a hundred -- different configurations? To manage such complexity, the
'container-based' software configuration management approach can be useful.
Container-based CM is a bit like object oriented programming. It views any
end product as an assemblage of components, each of which evolves
independently of the other.
Dominic Tavassoli - "Implementing CM Everywhere - the practicalities"
Paper (567k) /
Let's be honest. Change and Configuration Management (CM) systems are a
pain - for companies to implement and developers to use. And what if those
developers are offshore? While CM systems can deliver increased
productivity, faster time-to-market and fewer errors, there is a price to
pay. Learning curves are steep and many additional administrative tasks are
required, like repeatedly checking files in and out. Which is exactly why
developers don't like these systems and why so many organizations that could
really use CM tools don't.
How can we make CM transparent to the user so no new routines or in-depth
training are required? How can organizations realize all the benefits of CM
whether they were developing locally or offshore without any of the
Rama Varsani - "An Enterprise Approach to Change & Configuration
Whether you are developing and maintaining in-house software systems or
providing commercial applications, without CCM, you will not be able to
survive the increasingly competitive demands of the marketplace. This
presentation examines the challenges faced by companies in developing a
truly enterprise approach to change and configuration management and
considers the key features to look for in a change management solution. A
case study approach is used to examine some of the options available, from
simple version control to managing risk through a more methodical and
Peter Jackson - "Reform of an existing CM system for 500 developers"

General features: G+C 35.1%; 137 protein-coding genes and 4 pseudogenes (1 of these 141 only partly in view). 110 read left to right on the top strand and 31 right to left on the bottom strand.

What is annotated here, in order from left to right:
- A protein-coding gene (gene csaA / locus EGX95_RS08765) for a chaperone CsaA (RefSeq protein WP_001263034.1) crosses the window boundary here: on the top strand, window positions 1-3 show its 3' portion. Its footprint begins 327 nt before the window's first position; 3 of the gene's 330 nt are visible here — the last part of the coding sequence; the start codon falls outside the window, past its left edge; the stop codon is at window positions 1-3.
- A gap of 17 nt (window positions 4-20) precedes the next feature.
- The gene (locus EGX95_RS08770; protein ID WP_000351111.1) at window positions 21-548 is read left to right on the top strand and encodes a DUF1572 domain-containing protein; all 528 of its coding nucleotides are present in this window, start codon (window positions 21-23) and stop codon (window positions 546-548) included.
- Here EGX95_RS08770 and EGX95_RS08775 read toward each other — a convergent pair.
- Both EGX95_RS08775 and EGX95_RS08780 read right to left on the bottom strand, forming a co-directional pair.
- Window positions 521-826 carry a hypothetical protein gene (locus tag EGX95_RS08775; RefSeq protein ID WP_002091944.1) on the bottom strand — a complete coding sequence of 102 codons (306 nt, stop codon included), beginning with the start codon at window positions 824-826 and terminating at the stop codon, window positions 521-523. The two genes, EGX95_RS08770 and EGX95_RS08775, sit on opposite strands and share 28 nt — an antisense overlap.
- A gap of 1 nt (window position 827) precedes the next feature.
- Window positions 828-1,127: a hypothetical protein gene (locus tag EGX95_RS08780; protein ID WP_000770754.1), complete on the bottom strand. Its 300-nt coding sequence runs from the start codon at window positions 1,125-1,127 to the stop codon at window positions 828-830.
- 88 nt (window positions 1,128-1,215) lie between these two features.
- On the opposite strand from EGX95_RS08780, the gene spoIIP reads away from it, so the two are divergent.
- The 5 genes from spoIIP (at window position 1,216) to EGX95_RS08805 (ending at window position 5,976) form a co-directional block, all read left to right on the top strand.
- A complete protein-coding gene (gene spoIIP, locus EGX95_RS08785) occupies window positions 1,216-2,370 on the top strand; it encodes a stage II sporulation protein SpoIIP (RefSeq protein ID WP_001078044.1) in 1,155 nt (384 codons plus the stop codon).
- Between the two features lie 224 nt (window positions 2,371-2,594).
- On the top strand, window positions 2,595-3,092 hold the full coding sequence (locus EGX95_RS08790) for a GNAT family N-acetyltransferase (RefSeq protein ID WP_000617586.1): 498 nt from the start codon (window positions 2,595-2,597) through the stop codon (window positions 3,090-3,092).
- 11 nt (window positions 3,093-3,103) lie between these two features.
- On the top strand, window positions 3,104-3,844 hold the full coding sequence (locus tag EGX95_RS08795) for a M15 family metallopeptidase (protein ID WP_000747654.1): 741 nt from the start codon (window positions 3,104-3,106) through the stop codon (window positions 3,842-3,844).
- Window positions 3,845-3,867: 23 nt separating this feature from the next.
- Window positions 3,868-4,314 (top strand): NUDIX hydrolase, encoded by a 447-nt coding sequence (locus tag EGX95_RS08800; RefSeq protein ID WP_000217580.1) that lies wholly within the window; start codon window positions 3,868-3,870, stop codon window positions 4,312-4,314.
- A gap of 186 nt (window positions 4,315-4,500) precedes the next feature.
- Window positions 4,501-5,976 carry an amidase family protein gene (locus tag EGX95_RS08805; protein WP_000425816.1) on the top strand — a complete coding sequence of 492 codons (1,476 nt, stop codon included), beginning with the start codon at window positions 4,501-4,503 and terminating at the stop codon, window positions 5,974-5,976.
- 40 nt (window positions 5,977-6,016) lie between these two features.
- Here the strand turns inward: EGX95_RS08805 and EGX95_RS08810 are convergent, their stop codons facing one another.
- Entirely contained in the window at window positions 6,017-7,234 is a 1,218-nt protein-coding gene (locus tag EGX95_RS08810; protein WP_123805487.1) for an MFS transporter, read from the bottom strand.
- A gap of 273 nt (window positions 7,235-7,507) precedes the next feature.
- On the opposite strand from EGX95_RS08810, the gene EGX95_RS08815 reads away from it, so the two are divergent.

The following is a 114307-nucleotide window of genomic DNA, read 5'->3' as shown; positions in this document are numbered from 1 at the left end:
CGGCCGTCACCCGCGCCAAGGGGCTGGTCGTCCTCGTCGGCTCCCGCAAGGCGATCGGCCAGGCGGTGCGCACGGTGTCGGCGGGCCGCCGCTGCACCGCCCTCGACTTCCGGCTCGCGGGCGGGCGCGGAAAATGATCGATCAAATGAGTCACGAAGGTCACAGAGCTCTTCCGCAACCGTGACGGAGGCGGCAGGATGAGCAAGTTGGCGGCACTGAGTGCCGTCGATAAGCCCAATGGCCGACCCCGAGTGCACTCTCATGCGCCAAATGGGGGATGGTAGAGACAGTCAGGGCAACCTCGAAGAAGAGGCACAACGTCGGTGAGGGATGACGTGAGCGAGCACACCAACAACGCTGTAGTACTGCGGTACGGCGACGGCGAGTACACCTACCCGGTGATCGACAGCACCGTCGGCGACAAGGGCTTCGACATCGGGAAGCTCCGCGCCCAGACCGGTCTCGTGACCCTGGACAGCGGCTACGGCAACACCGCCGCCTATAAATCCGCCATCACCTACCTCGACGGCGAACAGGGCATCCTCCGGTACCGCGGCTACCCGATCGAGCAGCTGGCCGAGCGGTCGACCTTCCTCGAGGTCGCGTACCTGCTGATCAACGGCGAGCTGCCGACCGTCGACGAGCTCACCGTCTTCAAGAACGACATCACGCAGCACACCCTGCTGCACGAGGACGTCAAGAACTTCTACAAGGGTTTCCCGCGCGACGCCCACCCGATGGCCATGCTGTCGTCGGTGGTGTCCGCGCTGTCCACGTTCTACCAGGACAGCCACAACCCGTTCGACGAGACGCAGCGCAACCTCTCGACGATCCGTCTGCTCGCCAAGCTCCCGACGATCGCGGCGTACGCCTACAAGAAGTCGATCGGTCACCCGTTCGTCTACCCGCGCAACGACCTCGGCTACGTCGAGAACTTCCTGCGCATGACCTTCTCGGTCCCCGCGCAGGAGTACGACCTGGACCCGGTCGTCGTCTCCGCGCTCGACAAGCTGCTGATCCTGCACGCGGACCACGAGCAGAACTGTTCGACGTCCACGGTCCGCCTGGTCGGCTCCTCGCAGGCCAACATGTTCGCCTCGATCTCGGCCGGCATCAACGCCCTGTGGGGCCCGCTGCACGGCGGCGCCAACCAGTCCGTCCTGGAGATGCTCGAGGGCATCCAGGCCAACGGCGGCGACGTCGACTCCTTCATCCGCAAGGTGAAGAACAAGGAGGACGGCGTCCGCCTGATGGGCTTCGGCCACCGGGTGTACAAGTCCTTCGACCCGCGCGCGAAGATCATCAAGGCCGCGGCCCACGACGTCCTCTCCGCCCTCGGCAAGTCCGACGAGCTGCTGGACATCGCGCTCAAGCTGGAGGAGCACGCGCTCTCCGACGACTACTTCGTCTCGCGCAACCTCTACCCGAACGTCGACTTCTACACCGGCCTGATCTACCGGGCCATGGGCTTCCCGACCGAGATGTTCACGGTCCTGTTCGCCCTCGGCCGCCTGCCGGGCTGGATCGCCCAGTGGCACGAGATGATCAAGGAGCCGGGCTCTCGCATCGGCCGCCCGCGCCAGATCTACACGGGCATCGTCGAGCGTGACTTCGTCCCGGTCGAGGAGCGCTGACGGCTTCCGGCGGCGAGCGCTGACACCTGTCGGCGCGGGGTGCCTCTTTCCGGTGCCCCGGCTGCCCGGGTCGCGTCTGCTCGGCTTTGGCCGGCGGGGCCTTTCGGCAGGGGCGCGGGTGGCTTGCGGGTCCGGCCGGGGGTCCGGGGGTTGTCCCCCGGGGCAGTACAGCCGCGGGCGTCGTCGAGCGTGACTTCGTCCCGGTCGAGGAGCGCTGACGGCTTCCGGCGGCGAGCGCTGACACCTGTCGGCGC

It's relatively easy to examine a company's configuration management
needs and set up a system, but what if they already have a large and complex
system which isn't serving their needs, is causing their costs to
increase, and need to reform it without disrupting their delivery schedules?
This talk will discuss a real case, talk about what went wrong and what we
are planning to do about it, and how similar situations might be prevented
in other organizations.
Mark Roberts - "The Impact of Iterative Development on CM"
The change of development process from a waterfall approach to an
iterative process presents many challenges for a development team. Shorter
timescales, a higher degree of focus on requirements and earlier testing are
all key aspects of an iterative approach that have an impact across all
areas of a project. This presentation will focus on the effect of such a
change on configuration and change management.
Alan Jezek - "Implementing Process Control to comply with the FDA
electronic signature and records regulations"
This presentation will provide an introduction into US and ICH
regulations affecting computer quality and validations for the Life Sciences
industry. To comply, affected companies must implement processes and tools
to prevent unauthorised changes and demonstrate auditability and
traceability of changes. This presentation covers the scope of the
regulation, the scope of impacted computer systems, how companies are
addressing compliance, how companies are responding to the CSV (computerised
systems validation) requirement, compliance challenges, and a case study of
a change control implementation at a big Pharmaceutical company.
The CM Academy (CMA) at Ericsson has for a number of years held seminars
and courses in the CM & RM area - both tools and processes. It has developed
the strategies for global rollout of the CM & RM tool eMAtrix Reference
System (MARS), developed the CM Framework and RM Framework that are the CM &
RM models used at Ericsson including process, method, procedures. It has
also introduced the CM Certification program and conducted CM and RM
consulting for both tools and processes.
In order to spread CM awareness at Ericsson CMA has developed and used
"the LEGO game". It has been used at seminars, courses, workshops etc. The
game has been much appreciated - even amongst experienced Configuration
Managers. During this presentation delegates will actually play the game,
and we will then have a discussion of the outcome and other methods of
spreading CM awareness at Ericsson will be presented.